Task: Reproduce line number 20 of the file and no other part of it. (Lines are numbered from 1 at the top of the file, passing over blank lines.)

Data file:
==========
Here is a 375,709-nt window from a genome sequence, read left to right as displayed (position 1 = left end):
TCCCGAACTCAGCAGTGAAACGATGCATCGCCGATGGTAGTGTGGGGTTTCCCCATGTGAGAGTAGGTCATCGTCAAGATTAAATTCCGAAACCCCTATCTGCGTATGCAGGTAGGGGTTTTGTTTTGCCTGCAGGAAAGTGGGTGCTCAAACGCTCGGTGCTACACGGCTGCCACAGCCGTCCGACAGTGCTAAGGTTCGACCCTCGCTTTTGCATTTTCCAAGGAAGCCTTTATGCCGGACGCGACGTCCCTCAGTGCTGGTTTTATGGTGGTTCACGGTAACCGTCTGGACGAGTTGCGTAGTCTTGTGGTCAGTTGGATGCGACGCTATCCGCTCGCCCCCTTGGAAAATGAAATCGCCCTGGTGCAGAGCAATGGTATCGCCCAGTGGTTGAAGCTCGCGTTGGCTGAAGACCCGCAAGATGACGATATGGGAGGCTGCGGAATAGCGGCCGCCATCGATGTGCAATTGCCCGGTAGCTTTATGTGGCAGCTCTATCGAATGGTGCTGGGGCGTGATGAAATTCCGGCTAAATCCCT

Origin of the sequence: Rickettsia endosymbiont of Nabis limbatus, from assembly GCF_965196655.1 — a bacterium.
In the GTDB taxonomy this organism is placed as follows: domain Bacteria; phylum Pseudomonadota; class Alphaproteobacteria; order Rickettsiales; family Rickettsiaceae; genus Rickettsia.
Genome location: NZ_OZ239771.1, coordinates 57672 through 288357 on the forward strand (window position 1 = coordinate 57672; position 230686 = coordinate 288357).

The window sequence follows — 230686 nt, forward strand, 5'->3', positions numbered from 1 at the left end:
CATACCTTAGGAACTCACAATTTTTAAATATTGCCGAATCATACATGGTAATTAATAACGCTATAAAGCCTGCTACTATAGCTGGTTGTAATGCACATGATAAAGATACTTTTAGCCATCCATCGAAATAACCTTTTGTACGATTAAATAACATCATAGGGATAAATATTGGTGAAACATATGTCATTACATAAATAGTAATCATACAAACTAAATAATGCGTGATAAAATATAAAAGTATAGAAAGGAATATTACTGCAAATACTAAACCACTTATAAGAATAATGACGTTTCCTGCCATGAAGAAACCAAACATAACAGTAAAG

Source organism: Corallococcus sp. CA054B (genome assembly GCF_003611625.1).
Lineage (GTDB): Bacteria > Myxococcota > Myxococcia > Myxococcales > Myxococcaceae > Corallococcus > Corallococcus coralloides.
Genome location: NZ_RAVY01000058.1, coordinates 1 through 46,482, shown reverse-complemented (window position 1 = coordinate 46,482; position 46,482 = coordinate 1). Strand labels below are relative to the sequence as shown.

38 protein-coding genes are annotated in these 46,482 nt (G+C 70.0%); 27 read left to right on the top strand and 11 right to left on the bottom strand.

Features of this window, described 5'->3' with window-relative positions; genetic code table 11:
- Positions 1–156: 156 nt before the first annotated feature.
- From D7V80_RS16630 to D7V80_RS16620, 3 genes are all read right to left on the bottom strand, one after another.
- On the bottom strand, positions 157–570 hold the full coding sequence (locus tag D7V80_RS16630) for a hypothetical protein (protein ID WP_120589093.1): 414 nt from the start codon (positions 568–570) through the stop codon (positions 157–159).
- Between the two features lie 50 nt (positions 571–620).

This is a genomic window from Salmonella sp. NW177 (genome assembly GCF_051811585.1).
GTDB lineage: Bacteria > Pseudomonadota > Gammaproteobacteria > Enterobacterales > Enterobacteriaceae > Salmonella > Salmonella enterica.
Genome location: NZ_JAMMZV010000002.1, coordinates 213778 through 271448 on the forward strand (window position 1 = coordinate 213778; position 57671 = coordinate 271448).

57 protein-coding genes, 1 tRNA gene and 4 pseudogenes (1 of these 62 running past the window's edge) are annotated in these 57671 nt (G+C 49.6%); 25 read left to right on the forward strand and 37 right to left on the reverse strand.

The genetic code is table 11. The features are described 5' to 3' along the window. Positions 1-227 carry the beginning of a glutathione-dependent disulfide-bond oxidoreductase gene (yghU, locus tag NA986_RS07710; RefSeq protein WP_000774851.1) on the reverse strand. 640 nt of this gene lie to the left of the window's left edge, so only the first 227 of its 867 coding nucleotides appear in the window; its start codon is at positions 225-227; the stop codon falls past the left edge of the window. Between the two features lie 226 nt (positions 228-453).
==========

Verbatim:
57 protein-coding genes, 1 tRNA gene and 4 pseudogenes (1 of these 62 running past the window's edge) are annotated in these 57671 nt (G+C 49.6%); 25 read left to right on the forward strand and 37 right to left on the reverse strand.